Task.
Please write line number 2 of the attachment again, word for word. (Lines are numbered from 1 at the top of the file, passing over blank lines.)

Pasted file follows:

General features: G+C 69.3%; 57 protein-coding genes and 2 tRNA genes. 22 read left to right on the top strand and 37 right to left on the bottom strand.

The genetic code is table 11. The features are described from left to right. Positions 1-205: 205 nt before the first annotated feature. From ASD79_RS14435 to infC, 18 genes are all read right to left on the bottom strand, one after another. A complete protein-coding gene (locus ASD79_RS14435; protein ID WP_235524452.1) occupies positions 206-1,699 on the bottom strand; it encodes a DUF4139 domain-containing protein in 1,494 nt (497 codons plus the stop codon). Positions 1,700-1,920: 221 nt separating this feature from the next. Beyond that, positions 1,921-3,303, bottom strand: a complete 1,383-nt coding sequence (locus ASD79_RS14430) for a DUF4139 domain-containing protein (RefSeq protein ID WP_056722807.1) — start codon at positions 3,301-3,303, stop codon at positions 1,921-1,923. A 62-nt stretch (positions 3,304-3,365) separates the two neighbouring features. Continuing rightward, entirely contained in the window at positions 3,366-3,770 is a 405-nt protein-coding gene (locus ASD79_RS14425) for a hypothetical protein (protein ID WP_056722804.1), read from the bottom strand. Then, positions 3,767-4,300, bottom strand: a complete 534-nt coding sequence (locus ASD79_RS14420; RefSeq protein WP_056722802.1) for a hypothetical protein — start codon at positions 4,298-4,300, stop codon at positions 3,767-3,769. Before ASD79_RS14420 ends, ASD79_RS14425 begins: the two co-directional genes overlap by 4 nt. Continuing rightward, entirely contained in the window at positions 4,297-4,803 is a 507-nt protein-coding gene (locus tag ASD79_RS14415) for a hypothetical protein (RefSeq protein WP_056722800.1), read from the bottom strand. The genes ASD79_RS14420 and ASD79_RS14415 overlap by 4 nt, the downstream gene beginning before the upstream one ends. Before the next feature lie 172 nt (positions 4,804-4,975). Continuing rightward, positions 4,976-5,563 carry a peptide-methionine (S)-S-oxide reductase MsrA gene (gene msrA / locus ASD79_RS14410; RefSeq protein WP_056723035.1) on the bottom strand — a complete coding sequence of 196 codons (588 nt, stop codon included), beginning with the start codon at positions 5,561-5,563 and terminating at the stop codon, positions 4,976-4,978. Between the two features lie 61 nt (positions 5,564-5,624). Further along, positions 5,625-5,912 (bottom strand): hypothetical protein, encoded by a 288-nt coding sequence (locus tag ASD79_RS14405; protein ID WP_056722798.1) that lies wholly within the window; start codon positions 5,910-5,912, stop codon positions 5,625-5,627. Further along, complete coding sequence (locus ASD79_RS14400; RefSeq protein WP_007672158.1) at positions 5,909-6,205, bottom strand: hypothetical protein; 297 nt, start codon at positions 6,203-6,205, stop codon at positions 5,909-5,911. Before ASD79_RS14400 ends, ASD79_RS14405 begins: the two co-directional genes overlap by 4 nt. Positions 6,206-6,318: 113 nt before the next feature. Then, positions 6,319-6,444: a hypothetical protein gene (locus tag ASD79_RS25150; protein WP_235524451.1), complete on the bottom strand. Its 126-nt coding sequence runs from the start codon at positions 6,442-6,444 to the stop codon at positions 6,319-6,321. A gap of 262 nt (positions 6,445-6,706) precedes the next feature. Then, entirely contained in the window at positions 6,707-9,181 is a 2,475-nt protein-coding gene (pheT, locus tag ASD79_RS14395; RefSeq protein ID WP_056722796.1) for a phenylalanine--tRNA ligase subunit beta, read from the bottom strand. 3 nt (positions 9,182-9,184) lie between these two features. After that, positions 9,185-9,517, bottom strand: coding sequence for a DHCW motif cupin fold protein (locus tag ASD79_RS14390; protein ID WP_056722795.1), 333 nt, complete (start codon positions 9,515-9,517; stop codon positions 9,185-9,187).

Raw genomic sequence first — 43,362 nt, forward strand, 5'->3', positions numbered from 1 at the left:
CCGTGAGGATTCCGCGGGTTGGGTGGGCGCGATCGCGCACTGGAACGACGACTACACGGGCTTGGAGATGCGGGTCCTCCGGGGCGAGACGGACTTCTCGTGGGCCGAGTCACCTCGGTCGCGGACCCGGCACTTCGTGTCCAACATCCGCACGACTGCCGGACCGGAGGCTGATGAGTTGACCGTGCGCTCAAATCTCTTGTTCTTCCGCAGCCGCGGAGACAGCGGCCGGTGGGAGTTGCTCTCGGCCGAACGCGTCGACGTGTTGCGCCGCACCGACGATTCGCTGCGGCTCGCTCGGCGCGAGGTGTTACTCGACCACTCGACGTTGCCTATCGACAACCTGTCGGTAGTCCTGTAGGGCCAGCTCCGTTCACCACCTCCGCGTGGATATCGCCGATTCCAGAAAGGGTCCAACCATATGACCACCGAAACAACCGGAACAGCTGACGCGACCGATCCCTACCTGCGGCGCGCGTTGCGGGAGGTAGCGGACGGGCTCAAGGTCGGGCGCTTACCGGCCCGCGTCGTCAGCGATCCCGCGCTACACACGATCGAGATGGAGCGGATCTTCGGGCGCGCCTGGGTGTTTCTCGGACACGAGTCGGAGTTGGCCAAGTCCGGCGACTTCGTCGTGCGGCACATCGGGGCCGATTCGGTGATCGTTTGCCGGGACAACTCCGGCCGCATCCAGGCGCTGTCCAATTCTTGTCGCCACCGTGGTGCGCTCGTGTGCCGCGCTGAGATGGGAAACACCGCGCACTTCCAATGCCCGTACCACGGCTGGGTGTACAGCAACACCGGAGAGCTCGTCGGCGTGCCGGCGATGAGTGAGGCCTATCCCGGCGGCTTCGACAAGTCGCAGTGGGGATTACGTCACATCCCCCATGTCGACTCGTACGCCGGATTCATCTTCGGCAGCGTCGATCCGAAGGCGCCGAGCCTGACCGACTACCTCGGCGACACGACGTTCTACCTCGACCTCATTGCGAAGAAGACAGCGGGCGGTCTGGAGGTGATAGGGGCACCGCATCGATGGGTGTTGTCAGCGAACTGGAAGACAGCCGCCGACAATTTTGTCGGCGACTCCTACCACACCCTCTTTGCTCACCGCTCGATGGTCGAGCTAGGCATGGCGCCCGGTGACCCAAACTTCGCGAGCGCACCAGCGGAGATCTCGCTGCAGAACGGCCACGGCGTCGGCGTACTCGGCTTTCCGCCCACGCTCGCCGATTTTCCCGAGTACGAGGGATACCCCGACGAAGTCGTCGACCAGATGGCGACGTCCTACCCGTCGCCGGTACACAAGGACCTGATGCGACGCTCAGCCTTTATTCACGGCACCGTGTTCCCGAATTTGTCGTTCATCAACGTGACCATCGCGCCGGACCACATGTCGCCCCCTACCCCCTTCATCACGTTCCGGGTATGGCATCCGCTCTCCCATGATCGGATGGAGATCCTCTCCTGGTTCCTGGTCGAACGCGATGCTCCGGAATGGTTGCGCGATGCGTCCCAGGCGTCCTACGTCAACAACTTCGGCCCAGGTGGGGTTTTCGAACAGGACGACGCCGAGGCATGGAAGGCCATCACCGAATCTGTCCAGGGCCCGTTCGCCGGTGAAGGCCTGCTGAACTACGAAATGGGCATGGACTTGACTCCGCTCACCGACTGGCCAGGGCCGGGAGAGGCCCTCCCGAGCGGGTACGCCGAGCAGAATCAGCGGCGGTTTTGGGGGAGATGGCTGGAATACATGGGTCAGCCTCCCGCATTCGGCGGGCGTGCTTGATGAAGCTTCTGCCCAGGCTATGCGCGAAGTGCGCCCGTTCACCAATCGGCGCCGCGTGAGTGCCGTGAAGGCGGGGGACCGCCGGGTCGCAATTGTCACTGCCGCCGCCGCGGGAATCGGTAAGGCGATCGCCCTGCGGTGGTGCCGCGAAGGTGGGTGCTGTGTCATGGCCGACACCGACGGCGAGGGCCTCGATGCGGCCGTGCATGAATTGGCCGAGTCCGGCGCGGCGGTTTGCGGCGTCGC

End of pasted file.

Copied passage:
The genetic code is table 11. The features are described from left to right. Positions 1-205: 205 nt before the first annotated feature. From ASD79_RS14435 to infC, 18 genes are all read right to left on the bottom strand, one after another. A complete protein-coding gene (locus ASD79_RS14435; protein ID WP_235524452.1) occupies positions 206-1,699 on the bottom strand; it encodes a DUF4139 domain-containing protein in 1,494 nt (497 codons plus the stop codon). Positions 1,700-1,920: 221 nt separating this feature from the next. Beyond that, positions 1,921-3,303, bottom strand: a complete 1,383-nt coding sequence (locus ASD79_RS14430) for a DUF4139 domain-containing protein (RefSeq protein ID WP_056722807.1) — start codon at positions 3,301-3,303, stop codon at positions 1,921-1,923. A 62-nt stretch (positions 3,304-3,365) separates the two neighbouring features. Continuing rightward, entirely contained in the window at positions 3,366-3,770 is a 405-nt protein-coding gene (locus ASD79_RS14425) for a hypothetical protein (protein ID WP_056722804.1), read from the bottom strand. Then, positions 3,767-4,300, bottom strand: a complete 534-nt coding sequence (locus ASD79_RS14420; RefSeq protein WP_056722802.1) for a hypothetical protein — start codon at positions 4,298-4,300, stop codon at positions 3,767-3,769. Before ASD79_RS14420 ends, ASD79_RS14425 begins: the two co-directional genes overlap by 4 nt. Continuing rightward, entirely contained in the window at positions 4,297-4,803 is a 507-nt protein-coding gene (locus tag ASD79_RS14415) for a hypothetical protein (RefSeq protein WP_056722800.1), read from the bottom strand. The genes ASD79_RS14420 and ASD79_RS14415 overlap by 4 nt, the downstream gene beginning before the upstream one ends. Before the next feature lie 172 nt (positions 4,804-4,975). Continuing rightward, positions 4,976-5,563 carry a peptide-methionine (S)-S-oxide reductase MsrA gene (gene msrA / locus ASD79_RS14410; RefSeq protein WP_056723035.1) on the bottom strand — a complete coding sequence of 196 codons (588 nt, stop codon included), beginning with the start codon at positions 5,561-5,563 and terminating at the stop codon, positions 4,976-4,978. Between the two features lie 61 nt (positions 5,564-5,624). Further along, positions 5,625-5,912 (bottom strand): hypothetical protein, encoded by a 288-nt coding sequence (locus tag ASD79_RS14405; protein ID WP_056722798.1) that lies wholly within the window; start codon positions 5,910-5,912, stop codon positions 5,625-5,627. Further along, complete coding sequence (locus ASD79_RS14400; RefSeq protein WP_007672158.1) at positions 5,909-6,205, bottom strand: hypothetical protein; 297 nt, start codon at positions 6,203-6,205, stop codon at positions 5,909-5,911. Before ASD79_RS14400 ends, ASD79_RS14405 begins: the two co-directional genes overlap by 4 nt. Positions 6,206-6,318: 113 nt before the next feature. Then, positions 6,319-6,444: a hypothetical protein gene (locus tag ASD79_RS25150; protein WP_235524451.1), complete on the bottom strand. Its 126-nt coding sequence runs from the start codon at positions 6,442-6,444 to the stop codon at positions 6,319-6,321. A gap of 262 nt (positions 6,445-6,706) precedes the next feature. Then, entirely contained in the window at positions 6,707-9,181 is a 2,475-nt protein-coding gene (pheT, locus tag ASD79_RS14395; RefSeq protein ID WP_056722796.1) for a phenylalanine--tRNA ligase subunit beta, read from the bottom strand. 3 nt (positions 9,182-9,184) lie between these two features. After that, positions 9,185-9,517, bottom strand: coding sequence for a DHCW motif cupin fold protein (locus tag ASD79_RS14390; protein ID WP_056722795.1), 333 nt, complete (start codon positions 9,515-9,517; stop codon positions 9,185-9,187).